Yes: Any ECON course that is cross-listed as a non-ECON course may be counted as either an ECON elective or a non-ECON elective. For students enrolled in an Economics program, the default position is that ECON 3202 and ECON 3207 are counted as 3000-level ECON electives, and HIST 3203 and HIST 3204 are counted as 3000-level non-ECON electives. If you wish to reverse this position (so that ECON 3202 and/or ECON 3207 are counted as 3000-level non-ECON electives, or HIST 3203 and/or HIST 3204 are counted as 3000-level ECON electives), you must petition the Registrar’s Office.
Unfortunately, no. If you want to remove a concentration or a second major you are required to follow the program requirements for the term you are making the request. Since the B.A. Economics programs have been discontinued, you will only have the option to remain in your current B.A. program requirements as they are or change to the B. Econ. program. Similarly, students are no longer be able to add concentrations to the B.A. programs. If you wish to add a concentration you will need to change to the B. Econ. program.
All students remaining in the B.A. Honours Applied Economics program will need to complete ECON 3706 (the last offering will be in the 2017-2018 academic year). Students who have not completed either ECON 3706 or ECON 4706 by the end of the 2017-2018 academic year, and who choose to remain in the B.A. Honours Applied Economics program, will be required to take ECON 2220 to qualify for ECON 3900. ECON 3900 will then be used to replace ECON 3706 and ECON 4905 will be used to replace ECON 4890 in the program requirements.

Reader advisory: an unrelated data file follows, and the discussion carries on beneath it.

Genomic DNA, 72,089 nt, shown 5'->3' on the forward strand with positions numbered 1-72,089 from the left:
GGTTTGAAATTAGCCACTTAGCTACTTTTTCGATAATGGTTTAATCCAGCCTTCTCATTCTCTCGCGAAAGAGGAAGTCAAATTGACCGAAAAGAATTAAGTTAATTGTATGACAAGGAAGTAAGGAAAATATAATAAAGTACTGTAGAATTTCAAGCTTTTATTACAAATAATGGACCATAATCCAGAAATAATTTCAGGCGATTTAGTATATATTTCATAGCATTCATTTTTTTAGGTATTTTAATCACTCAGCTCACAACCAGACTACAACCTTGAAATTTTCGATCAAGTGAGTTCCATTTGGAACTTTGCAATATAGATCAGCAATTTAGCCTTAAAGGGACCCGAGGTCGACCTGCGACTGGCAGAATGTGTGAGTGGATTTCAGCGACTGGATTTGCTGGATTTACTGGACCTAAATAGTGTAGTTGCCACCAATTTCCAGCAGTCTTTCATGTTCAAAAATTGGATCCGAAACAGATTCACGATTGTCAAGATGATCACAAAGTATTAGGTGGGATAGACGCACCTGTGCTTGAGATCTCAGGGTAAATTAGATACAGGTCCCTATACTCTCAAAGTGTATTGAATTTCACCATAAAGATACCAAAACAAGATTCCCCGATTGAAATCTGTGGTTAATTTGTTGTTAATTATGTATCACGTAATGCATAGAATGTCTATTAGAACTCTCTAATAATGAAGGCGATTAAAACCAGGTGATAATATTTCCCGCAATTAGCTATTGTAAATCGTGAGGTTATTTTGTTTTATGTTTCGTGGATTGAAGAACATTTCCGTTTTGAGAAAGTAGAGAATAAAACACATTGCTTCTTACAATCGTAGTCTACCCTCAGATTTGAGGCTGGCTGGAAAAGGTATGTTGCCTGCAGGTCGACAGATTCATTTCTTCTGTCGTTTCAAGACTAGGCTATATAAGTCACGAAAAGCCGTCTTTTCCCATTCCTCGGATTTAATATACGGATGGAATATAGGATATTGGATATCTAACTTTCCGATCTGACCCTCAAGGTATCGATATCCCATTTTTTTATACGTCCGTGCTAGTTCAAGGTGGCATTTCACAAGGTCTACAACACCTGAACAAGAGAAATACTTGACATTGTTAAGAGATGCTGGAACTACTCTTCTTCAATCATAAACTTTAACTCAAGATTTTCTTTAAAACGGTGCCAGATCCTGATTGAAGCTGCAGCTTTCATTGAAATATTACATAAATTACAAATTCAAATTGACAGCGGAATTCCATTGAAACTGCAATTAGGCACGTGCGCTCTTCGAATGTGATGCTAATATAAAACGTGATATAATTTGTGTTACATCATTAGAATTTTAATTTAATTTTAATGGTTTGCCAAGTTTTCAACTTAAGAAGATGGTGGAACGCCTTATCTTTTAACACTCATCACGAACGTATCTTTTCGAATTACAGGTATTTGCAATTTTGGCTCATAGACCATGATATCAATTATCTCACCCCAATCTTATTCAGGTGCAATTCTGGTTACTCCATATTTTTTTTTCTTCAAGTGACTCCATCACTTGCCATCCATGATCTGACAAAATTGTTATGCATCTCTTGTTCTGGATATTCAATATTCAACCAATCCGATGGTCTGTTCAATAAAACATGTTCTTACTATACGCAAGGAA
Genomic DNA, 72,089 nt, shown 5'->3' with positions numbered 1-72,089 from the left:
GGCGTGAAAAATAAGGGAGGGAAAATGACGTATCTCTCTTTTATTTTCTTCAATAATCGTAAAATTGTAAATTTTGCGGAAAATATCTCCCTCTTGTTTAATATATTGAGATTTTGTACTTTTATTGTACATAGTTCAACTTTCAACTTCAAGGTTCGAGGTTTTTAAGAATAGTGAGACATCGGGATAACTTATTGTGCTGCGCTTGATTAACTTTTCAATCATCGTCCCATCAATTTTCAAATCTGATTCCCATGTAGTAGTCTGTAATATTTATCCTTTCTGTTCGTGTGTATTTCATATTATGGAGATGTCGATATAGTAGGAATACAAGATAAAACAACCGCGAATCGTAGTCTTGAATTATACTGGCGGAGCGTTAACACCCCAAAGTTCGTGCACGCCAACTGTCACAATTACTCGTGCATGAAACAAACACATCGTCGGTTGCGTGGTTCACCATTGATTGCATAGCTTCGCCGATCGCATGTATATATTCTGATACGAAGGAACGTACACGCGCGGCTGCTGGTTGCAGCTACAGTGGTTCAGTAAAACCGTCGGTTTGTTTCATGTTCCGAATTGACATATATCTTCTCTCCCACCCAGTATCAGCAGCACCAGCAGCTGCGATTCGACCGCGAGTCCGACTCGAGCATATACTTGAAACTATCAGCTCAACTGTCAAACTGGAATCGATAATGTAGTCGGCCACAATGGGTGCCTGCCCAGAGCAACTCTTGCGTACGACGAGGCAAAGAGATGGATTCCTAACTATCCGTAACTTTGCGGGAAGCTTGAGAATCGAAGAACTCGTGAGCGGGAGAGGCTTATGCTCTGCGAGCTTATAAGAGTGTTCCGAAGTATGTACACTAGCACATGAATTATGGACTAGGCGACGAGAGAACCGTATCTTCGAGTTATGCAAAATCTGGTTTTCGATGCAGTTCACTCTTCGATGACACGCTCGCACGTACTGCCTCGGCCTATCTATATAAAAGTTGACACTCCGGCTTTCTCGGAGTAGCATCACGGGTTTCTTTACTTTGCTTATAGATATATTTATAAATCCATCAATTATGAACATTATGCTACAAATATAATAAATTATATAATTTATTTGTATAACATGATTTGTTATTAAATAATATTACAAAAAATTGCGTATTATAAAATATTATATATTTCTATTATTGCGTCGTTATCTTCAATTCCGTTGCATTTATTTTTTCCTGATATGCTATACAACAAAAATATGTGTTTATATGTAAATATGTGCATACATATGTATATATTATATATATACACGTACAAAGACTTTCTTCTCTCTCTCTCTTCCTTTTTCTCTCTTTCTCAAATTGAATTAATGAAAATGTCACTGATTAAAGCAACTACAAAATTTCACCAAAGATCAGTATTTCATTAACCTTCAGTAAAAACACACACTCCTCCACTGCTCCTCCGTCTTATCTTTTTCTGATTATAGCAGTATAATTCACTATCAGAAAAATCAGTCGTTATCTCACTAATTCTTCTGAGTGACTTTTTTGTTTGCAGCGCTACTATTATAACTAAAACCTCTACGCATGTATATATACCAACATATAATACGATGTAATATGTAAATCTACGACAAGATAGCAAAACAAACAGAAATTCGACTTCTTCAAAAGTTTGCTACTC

You will be required to take ECON 3900 (Research Methods in Economics) and ECON 4905 (Honours Capstone Seminar). ECON 3900 will either be used in the major requirement (credits required in 3000 level ECON courses) or towards the credits not in major (free electives), provided you have not fulfilled these requirements. If you believe that taking ECON 3900 will result in an excess course in your program, please contact us.
The first consideration would be whether the change will delay your graduation. Students will continue to graduate from the B.A. programs as usual, but the first possible graduation from the B.Econ. will be in February 2018. The second consideration would be if you will be required to complete extra courses to fulfil the B.Econ. program of your choice.
Yes. For students who have completed the required 1000 level and 2000 level courses, the transition is fairly straightforward. For students who have completed ECON 2202 – you will need to complete either ECON 3706 or ECON 4706 in order to be eligible to use ECON 2202 in the new program.
Yes. At a minimum, students will need to take the new course ECON 3920 (Professional Practice of Economics). If you are considering changing your program, please contact the department as there may be further courses you need to complete.